Home Design Tips for Small

As a landscape and interior designer, the challenges of designing for small spaces are a daily occurrence. There are sofas and planters that don’t fit through doors, unappealing views of neighboring buildings, and the need to maximize every square inch of real estate in the most attractive way possible. To help people who may feel overwhelmed by the idea of trying to design their own small spaces, here are a few general guidelines to help get you on your way to designing like a pro. Here they are:

REDUCE CLUTTER

A small space will feel larger the less clutter there appears to be. Having lots of individual, free-standing cabinets and dressers will sometimes make the space feel smaller and more hodgepodge. Consider having streamlined, built-in cabinets put in, instead, for storage of books, clothing, and other objects.

MAXIMIZE THE SPACE

Let no corner go wasted in a small space. Make use of the vertical height of a room by having cabinets reach all the way up to the ceiling wherever possible. Choose furniture pieces that can serve more than one function. Murphy beds are an excellent way to make the space more usable for different functions — i.e. bedroom at night and office workspace by day. Mirrors can also help make the space feel larger. Opt for fewer, larger pieces of furniture, rather than lots of smaller ones. A connection should exist between the interior and exterior of a home, so that the garden appears to flow outward as a natural extension of the inner space. It’s important to create a sense of rhythm and flow that is as seamless as it is beautiful.

THREE’S COMPANY

It’s interesting how groups of three objects generally look better than than groups of two or four. For whatever reason, odd number pairings work better and stand out more visually than even numbered pairings. It’s easier to create symmetry in even numbered groupings, but odd numbers are more dynamic and visually appealing.

LET THERE BE LIGHT

One of the most important influencers of mood in a space is the lighting. It’s important to have a mix of task, accent, and ambient lighting to make the space at once both visually appealing and as functional as possible. For an outdoor space, try to have a mix of high-voltage sconce lighting and low-voltage up-lighting mixed in with the plants themselves. For indoors, a mix of overhead lighting and soft, ambient lamps is usually ideal.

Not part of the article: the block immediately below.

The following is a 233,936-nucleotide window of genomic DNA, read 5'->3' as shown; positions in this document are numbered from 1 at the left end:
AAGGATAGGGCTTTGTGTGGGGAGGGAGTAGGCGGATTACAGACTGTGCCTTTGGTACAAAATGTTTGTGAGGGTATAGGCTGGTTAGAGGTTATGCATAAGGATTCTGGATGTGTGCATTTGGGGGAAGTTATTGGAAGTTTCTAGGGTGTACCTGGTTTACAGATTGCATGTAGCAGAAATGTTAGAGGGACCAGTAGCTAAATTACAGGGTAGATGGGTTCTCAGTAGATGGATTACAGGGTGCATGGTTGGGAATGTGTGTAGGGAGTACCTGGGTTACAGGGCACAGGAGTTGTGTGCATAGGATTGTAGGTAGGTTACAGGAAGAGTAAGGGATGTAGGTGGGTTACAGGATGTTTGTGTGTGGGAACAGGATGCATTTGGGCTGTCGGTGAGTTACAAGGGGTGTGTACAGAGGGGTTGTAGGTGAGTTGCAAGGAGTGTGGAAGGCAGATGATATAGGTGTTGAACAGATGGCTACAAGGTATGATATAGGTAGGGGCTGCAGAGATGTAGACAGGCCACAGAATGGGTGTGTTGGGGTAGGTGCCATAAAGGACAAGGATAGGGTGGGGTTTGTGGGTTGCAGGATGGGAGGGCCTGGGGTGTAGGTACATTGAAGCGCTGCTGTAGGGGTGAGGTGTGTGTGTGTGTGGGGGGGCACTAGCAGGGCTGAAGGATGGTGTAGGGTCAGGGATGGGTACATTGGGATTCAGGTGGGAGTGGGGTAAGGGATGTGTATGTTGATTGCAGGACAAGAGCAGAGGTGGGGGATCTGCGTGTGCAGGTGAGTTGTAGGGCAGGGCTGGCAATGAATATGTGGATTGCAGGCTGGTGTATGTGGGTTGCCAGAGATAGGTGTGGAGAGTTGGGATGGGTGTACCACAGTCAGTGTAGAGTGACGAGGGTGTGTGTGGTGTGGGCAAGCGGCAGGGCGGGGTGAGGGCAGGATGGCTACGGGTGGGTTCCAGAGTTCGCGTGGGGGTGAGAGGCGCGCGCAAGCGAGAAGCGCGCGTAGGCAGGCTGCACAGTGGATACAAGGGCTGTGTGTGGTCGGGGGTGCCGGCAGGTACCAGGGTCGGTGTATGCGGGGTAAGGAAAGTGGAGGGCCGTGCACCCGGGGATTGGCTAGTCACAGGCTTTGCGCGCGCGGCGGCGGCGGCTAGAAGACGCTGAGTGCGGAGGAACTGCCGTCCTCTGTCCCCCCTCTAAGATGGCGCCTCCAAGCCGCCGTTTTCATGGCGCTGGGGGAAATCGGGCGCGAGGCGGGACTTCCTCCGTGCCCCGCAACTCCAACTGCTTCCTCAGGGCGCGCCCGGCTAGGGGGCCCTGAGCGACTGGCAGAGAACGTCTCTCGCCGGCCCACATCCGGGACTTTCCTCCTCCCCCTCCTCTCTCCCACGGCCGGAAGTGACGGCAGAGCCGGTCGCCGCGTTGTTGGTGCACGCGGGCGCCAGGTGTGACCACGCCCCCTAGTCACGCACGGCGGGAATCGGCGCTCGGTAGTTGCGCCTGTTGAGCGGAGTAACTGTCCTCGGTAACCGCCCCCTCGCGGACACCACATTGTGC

WHY THE LONG SPACE?

Long spaces can be broken up into separate “rooms” to help create a cozier, more intimate feeling. Terraces and decks can easily be divided up by having part of the space used for one task – i.e. dining, and another part for something else, i.e. comfortable lounge seating. A long living room might have a cozy conversational seating area, and a separate area for curling up on your own with a good book. Furniture and rugs can be placed in such a way as to create a separation of the different spaces for the feeling of multiple rooms all in one place.

COLOR SCHEMES THAT WORK

It’s generally helpful to design a room or outdoor space with one dominant color in mind, along with one secondary color, and also a third accent color. If there is any existing furniture, choose colors that already exist in the largest patterns of the furniture. To make the space feel bigger, try using the darkest colors at floor level (i.e. wood floors or rugs) contrasted with light colored walls and furniture, with the brightest at ceiling level, much the same as the earth is darkest at soil level and brightest when you look up at the sky. Light colors will generally make a space feel larger than darker colors. On the other hand, dark colors will make a small space feel cozy — add some soft textured pieces like velvet or wool to make it even more inviting.

MIX IT UP

Contrast is one of the most important features of good design. Square and rectangular shapes often look more interesting when paired with one or two round shapes. Contrast can also be created by pairing high contrast colors together or by using textures that are quite different – for example, a fluffy white pillow on a smooth leather couch. Ask what the existing style of the space is and then bring in furniture and d├ęcor that mostly matches that style, but also don’t be afraid to put in a few touches that are a little different. For example, a contemporary loft with a lot of metal and clean lines might look more interesting with a few soft, round shapes mixed in for contrast.

FOCUS, FOCUS, FOCUS

Every well-designed space should have something that draws the eye to it right away. It might be a fireplace, a piece of art, a paint color, a great view, or a piece of furniture – whatever it is, it has star power and people can’t help but gaze at it. The focal point will also set the mood of the room as playful, formal, traditional, contemporary, artsy, rustic, etc. Don’t be afraid of using large focal points sparingly, such as a single large painting, in a small space, especially in a color that recedes (like blue) to make the space feel bigger. One large piece of furniture, such as a four-poster bed, can also make the room feel larger than it actually is.